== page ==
If you’re looking to:
- be more creative in the workplace
- increase employee creativity
- lead with creativity and innovation
then you’ll love the tips and tricks you’ll find on this page. I sat down with creative genius Sarah Moyle to talk to her about how to be more creative at work:
Let’s dive in.
18 Ways to Encourage Innovation in The Workplace
What do you think is the #1 trait needed for success?
According to a study by IBM of 1,500 Chief Executive Officers, they believed the #1 trait needed for success—more so than discipline or even integrity—is d. creativity.
Here’s the problem: Many of us have lost our creative spark. Or worse, our creativity has been drained out of us.
Here’s the good news: You can hone your creativity as a job skill.
Creativity is a muscle that can be trained.
Prompt Your Creativity
One of the best ways to ignite your creativity is to leverage creative prompts or triggers. A great one? LEGOs.
Sounds weird, but follow this…
LEGOs can be a great solution to solve problems in the real world.
Ask, “What traits do you find in a good leader?” And then everyone starts building their answer to this prompt with LEGOs.
People might build a boat to hold and sail ideas. People might build a tower to climb to the top. The goal here is to get people thinking about visual representations of their ideas—and shake up their creative juices.
Once everyone is done building, each person shares how their model tells a story of leadership—they use it to explain and tell a story. (Watch the video above to see Sarah’s leadership LEGO in action.)
Using LEGOs is not only way more fun than simply verbally answering a prompt, but it also levels the playing field. Having everyone build their own model encourages each person to share their unique voice.
I highly recommend having a box of LEGOs in your office or conference room for whenever you need a spark of creativity. You can use LEGOs in team-building sessions, software retrospectives, and several process improvements.
It’s a unique way to tap into the power of nostalgia in adults and offer an opportunity for professionals to experience childlike imagination.
And it doesn’t have to be LEGOs. You can go to your local toy store and ask for recommendations on something you can use to flex your creativity muscles. Play-Doh, anyone?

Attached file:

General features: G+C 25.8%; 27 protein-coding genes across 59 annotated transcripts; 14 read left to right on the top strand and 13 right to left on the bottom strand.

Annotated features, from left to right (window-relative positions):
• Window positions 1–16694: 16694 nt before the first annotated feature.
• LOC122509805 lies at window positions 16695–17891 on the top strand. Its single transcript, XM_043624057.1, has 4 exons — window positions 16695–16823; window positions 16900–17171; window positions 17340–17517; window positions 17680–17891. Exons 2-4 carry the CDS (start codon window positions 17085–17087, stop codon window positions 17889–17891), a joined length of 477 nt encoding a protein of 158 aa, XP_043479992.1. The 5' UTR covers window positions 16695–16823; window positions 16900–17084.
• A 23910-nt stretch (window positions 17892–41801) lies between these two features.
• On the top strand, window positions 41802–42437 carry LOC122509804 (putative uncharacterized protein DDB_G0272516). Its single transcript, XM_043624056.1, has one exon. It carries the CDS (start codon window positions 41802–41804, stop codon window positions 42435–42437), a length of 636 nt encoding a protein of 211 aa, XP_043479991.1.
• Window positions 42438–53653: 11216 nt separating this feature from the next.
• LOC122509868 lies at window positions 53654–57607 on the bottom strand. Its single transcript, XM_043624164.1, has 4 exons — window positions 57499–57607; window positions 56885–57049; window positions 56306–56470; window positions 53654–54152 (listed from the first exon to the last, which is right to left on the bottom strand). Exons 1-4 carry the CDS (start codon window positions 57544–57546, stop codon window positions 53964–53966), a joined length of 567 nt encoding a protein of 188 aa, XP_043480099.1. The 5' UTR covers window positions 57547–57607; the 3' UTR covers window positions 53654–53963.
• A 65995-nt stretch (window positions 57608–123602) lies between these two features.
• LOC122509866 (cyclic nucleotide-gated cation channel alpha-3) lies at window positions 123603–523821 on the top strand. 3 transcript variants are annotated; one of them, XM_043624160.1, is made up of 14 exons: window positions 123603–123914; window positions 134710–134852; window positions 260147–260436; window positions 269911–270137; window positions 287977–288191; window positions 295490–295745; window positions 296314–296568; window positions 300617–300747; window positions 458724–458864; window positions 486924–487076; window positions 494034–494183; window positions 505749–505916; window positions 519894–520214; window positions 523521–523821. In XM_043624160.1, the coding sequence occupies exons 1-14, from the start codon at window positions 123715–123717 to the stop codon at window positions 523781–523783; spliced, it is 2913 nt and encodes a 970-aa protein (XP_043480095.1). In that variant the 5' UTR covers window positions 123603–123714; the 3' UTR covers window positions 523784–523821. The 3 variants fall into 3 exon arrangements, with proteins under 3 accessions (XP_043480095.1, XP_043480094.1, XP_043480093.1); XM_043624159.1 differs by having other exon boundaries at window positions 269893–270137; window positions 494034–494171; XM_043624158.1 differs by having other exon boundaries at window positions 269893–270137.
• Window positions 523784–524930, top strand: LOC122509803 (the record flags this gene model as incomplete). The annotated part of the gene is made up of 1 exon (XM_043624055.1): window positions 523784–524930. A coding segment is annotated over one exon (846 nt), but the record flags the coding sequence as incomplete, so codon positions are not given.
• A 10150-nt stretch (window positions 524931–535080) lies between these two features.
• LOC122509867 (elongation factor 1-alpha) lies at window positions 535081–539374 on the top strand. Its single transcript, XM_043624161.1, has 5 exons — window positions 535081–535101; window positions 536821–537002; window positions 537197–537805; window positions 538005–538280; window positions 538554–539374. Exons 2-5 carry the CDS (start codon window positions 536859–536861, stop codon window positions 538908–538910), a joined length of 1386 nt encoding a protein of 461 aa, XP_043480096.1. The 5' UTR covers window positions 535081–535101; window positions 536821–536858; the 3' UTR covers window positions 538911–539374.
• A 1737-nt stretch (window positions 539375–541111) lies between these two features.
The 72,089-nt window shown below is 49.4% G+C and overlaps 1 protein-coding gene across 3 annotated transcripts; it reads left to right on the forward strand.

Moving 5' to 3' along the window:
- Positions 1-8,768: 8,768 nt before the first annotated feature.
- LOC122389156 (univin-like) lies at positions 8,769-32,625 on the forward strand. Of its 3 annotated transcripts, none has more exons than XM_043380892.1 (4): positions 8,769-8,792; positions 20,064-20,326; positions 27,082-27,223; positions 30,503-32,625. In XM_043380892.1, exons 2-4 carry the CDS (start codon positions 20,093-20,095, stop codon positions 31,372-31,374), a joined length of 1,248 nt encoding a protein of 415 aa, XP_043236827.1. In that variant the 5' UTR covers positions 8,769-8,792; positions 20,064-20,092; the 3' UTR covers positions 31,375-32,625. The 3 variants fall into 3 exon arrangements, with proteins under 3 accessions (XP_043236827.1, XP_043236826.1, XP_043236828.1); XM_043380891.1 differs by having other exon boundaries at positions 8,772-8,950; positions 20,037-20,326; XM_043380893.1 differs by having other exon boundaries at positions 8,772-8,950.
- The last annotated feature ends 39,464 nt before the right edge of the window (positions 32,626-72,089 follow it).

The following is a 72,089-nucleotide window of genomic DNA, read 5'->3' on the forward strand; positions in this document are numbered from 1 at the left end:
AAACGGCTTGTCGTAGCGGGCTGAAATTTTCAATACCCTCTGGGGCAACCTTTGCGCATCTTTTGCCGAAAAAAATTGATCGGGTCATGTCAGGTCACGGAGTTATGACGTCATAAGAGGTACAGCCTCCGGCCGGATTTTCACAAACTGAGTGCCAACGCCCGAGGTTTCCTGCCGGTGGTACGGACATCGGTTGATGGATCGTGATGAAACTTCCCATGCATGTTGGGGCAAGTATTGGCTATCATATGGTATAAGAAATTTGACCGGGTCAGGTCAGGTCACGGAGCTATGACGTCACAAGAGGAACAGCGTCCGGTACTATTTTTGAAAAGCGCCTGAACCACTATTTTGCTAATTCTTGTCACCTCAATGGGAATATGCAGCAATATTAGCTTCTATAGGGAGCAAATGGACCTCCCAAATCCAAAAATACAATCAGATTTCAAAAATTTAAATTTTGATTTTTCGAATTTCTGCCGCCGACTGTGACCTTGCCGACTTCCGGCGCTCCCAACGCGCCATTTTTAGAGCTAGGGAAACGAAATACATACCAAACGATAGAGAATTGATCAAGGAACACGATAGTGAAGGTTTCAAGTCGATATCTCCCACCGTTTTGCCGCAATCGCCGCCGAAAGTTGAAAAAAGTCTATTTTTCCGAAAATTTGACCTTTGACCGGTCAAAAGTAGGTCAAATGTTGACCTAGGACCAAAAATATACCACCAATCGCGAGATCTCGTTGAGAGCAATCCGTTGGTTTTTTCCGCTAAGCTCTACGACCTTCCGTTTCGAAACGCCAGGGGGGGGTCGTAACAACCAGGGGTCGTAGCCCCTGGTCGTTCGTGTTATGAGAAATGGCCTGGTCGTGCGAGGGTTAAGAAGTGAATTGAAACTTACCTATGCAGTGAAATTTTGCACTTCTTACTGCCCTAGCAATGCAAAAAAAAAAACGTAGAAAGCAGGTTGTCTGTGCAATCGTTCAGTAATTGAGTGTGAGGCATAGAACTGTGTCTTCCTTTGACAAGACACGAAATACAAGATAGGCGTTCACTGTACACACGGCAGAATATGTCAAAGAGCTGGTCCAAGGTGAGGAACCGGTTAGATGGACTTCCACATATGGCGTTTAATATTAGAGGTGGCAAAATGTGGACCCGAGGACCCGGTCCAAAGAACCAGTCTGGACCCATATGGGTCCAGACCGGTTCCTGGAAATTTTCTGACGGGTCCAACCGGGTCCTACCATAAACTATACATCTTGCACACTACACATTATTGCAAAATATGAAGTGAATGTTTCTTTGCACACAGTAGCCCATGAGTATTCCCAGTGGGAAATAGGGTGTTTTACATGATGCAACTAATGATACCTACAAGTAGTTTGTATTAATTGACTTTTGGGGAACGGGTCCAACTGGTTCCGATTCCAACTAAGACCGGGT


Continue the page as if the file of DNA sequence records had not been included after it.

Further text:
Bring your new toy(s) to work as an icebreaker or as a team-bonding activity.
If you’re struggling with a business problem, try breaking it down to the basics.
And when I say basics, I mean try explaining it to a 5-year-old.
In the YouTube series 5 Levels, experts take one difficult concept to explain (like nanotechnology or gravity) and try to explain it in 5 levels of difficulty, ranging from professional down to child.
I love this process because it will help get you into a new mindset and hopefully spark a flash of creativity. Try it out or watch the video below for inspiration:
Have Stand-Up Meetings
What’s common in the workplace?
- sitting at the desk
- sitting during meetings
- sitting at lunch
Since we’re sitting all day, why not switch it up? According to a recent study by the Texas A&M Health Science Center, standing can help improve concentration.
Which in turn can get those creative juices flowing.
Get a Learning Buddy
It’s hard to take on creative projects on your own. It’s even harder to tackle a new skill alone. Here’s the answer: a learning buddy.
A learning buddy is someone who can learn a new skill with you. You can share ideas, books, classes, and even practice together. You can do this with technical skills like programming or Excel, creative skills like mosaic, painting, or cartooning, or even social skills like public speaking or negotiating. We love when students take our courses with a learning buddy!
Having a learning buddy forces you to think differently. Employees can meet up with their buddy daily or even throughout the day—at lunch, sharing articles together, and pitching different ideas.
For a bigger punch, try rotating sharing buddies every week.
Side Note: Some people don’t want to be forced to have an office buddy, especially if they’re introverted. Learn the different types of personality your employees have before jumping in.
Get Out of The Office
Along with sitting all the time, being exposed to the same office day after day can be a drag on creativity.
In fact, Harvard ranks access to natural light and views of nature as the #1 office perk.
So yeah, nature is a big deal.
Here’s how to bring nature to the office:
- Maximize natural light. Move the desks near windows, get rid of the blinds, and ventilate the office space.
- Go green. Add plants throughout the office, and consider adding a living greenwall.
- Use natural colors in the office rather than cool colors.
- Incentivize outdoor breaks and lunches rather than indoor ones.
I have a little bamboo plant on my desk and in each of the bathrooms!
Research shows that employees can’t be their most creative if they don’t have an environment that supports experimentation.
This means letting go of the fear of failure.
To allow a culture of failure, I like to aim for small wins.
Take Amazon Prime, for example, which started off small but now nets over 150 million subscribers.